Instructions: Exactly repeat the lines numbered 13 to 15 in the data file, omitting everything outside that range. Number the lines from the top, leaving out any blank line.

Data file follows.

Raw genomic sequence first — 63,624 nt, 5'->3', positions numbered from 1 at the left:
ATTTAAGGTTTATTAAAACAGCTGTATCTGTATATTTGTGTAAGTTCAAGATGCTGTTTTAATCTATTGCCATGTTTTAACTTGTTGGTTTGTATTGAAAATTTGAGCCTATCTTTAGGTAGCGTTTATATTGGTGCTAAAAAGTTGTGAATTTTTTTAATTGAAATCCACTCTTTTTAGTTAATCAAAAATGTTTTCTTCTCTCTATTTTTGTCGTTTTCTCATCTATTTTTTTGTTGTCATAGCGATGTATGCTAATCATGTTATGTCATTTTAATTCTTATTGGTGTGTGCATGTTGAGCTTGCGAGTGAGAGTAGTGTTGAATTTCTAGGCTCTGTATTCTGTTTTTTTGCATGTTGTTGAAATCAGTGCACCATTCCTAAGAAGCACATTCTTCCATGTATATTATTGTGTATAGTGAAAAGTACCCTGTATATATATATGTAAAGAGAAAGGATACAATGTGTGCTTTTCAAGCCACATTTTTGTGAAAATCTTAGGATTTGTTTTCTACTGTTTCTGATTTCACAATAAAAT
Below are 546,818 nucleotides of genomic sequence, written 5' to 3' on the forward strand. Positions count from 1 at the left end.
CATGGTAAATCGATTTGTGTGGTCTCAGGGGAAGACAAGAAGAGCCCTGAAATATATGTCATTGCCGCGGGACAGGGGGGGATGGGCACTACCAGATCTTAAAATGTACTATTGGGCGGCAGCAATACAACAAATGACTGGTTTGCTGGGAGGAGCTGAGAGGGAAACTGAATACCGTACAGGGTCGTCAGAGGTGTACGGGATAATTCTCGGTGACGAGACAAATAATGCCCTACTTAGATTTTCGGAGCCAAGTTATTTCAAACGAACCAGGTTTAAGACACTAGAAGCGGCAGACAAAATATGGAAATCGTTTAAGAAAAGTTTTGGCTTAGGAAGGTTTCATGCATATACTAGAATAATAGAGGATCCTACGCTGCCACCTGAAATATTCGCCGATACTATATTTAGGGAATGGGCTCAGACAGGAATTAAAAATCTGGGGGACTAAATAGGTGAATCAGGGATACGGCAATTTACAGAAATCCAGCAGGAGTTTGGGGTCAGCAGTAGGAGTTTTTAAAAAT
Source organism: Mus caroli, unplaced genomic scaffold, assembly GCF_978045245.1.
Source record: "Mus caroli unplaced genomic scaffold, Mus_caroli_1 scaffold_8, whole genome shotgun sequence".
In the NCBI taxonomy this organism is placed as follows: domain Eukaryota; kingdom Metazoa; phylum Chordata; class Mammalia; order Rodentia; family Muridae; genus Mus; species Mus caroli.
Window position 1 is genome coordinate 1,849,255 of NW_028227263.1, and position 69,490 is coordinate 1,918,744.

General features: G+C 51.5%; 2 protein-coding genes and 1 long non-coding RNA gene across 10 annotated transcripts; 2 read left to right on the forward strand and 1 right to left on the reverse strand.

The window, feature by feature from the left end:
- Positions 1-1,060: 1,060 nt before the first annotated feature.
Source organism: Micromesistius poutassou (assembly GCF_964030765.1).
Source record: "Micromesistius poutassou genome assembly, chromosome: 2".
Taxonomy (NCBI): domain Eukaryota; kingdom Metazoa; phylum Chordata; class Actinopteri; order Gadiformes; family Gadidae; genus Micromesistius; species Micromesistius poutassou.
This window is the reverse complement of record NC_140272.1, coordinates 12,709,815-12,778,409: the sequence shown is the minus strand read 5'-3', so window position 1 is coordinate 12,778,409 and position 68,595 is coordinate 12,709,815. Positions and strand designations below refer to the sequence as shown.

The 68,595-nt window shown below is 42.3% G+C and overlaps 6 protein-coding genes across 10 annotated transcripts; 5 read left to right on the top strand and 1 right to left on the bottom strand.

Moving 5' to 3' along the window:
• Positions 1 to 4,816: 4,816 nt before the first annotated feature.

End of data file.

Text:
Source record: "Micromesistius poutassou genome assembly, chromosome: 2".
Taxonomy (NCBI): domain Eukaryota; kingdom Metazoa; phylum Chordata; class Actinopteri; order Gadiformes; family Gadidae; genus Micromesistius; species Micromesistius poutassou.
This window is the reverse complement of record NC_140272.1, coordinates 12,709,815-12,778,409: the sequence shown is the minus strand read 5'-3', so window position 1 is coordinate 12,778,409 and position 68,595 is coordinate 12,709,815. Positions and strand designations below refer to the sequence as shown.